AGRICULTURE TRIBUNE Monday, September 23, 2002, Chandigarh, India

Banish the pests feeding on our grain
D. D. Narang
oodgrains have necessarily to be stored after harvest for varying periods. Under improper conditions, these stocks are attacked by insects, rodents, fungi, etc., and suffer loss both in quantity and quality.

Rural godowns: facility nearer home
V.S. Mahajan
move is afoot again to revive the system of rural godowns. These had been created with much zeal, particularly in Punjab, during the late 1970s and early 1980s in the wake of the Green Revolution. 

Need for reprioritisation of agriculture
The Punjab Agricultural University played a key role in making the dream of Green Revolution a reality. The objectives of the deficiency era having been met, today new challenges and problems are being posed by the very strategy that saved India once. This makes it imperative upon us to rethink our policy and reorient our approach to agriculture, says K.S. Aulakh.

Bungling in canal budgets
V. P. Prabhakar
unjab had a total of 14,482 km of canals and distributaries at the end of March 2001. A review of the Irrigation Department has indicated deficiencies in planning and execution of works.

Beri, the love of kids
K.L. Noatay
egend has it that Lord Rama and Laxman in their search for Sita, tired and famished, came across a Bhilni—a tribal woman—who, to honour and please the Lord, offered her collection of the fruit ber. To ensure that she offered only the sweet pieces, she took a small bite from each to taste before passing them on.

Farm operations for October
Prepare for sowing wheat, pulses



Banish the pests feeding on our grain
D. D. Narang

Foodgrains have necessarily to be stored after harvest for varying periods. Under improper conditions, these stocks are attacked by insects, rodents, fungi, etc., and suffer loss both in quantity and quality. Every year nearly 10 per cent foodgrains are lost during post-harvest handling and storage in India. Increased production would hardly have any significance unless protected from waste.

Out of the total production, nearly 70 per cent of the grain is retained with growers. Under the circumstances, particular attention has to be paid to rural storage and action suited to the agriculturists’ means, meeting the requirements of simplicity, low cost and adaptability to local conditions taken.

Origin of infestation: Insect appearance is not spontaneous. Infestations are the direct result of egg laying by insects that are already present in a godown or enter it along with the grain. If insects do not get access to the grain, it will remain free from infestation. There is not much infestation in the field or on the threshing floor. Stray instances of field infestation by sundwali susri (rice weevil) and dhora (pulse beetle) have been observed, but infestation usually originates from contaminated receptacles and godowns.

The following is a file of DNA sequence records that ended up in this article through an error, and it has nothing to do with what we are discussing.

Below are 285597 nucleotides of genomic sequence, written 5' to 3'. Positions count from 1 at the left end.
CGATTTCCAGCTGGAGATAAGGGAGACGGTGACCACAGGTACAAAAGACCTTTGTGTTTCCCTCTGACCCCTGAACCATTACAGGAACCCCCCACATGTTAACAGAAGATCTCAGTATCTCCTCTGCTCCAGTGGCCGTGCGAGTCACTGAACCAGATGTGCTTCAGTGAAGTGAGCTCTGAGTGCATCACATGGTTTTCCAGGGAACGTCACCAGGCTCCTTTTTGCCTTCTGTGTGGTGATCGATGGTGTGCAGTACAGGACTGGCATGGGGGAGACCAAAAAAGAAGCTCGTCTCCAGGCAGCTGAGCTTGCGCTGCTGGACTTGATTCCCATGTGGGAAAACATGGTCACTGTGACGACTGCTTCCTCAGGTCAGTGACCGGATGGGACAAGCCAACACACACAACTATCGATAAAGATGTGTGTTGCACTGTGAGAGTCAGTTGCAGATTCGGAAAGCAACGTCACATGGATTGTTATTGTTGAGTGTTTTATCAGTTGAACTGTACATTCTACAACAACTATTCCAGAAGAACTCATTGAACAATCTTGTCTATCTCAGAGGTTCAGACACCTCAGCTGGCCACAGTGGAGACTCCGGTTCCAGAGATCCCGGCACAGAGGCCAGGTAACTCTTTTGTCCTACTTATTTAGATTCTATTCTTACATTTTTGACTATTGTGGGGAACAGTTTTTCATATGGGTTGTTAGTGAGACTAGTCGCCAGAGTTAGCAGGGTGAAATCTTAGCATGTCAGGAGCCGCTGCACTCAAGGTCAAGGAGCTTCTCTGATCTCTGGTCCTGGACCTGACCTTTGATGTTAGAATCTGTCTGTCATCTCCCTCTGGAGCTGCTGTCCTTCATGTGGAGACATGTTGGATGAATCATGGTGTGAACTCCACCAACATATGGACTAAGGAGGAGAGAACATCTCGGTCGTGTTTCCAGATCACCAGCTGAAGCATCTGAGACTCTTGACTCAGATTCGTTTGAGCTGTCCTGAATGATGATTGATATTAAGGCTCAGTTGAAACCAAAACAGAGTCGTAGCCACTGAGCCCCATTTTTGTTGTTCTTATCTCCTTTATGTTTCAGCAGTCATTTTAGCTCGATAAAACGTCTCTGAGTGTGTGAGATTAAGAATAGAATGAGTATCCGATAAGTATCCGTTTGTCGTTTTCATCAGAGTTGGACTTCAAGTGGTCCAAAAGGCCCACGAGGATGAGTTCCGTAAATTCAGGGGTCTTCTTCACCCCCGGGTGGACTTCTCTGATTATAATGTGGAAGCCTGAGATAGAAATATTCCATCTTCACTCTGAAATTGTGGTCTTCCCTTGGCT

Moisture: Dampness causes a rise in temperature in godowns, causing grain to become mouldy. Insect development and microbial activity is also accelerated by moisture content. Certain types of fungal and bacterial activity produces toxic results in grain, rendering it unfit for consumption.

Drying grains prior to storage is a good principle, because the sundwali susri cannot develop in grains having less than 10 per cent moisture; the development of other insects is also retarded. Leakproof structures provided with appropriate insulation materials are the main precautions against moisture. For bagged grain, the dunnage—material that is recommended to prevent seepage of moisture—is straw, bamboo, matting, or paddy husk, depending upon availability. For bulk storage, grain husk is good. More effective dunnage is polythene sheets, wooden grills, wooden batten or crates. Aeration also helps reduce dampness.

Pests and treatment

A number of insects belonging to two main groups, moths and beetles, cause damage in storage. The major insect pests are rice moth, grain moth, susri (Red flour beetle, rice weevil and lesser grain borer), khapra and dhora (pulse beetle).

Hygiene: The stores should be thoroughly cleaned and the debris removed and buried or burnt. Repair of cracks and crevices, whitewashing, etc., are some of the most important precautions before bringing in the produce.

Contact sprays of malathion 0.5 per cent is an effective disinfestant. Malathion 5 per cent dust is being increasingly used for surface treatment of stocks after every three months. The best disinfestant of empty stores is aluminium phosphide at the rate of seven tablets (3 gm each) per 28 cu. m. (1000 cu. ft.).

Regular inspection: At times the initial infestation passes unnoticed and one becomes aware of it when some visible signs, such as the movement of the insects, draws attention. It is, therefore, imperative stocks should be regularly inspected to obviate infestation.

Preservatives: Preservatives are mixed with grains at the time of storage to kill the insects already present and to save them from subsequent infestation. Insecticides are used for treating grain meant for seed only. Malathion 5 per cent dust should be mixed with grain meant for seed at the rate of 50 gm per quintal.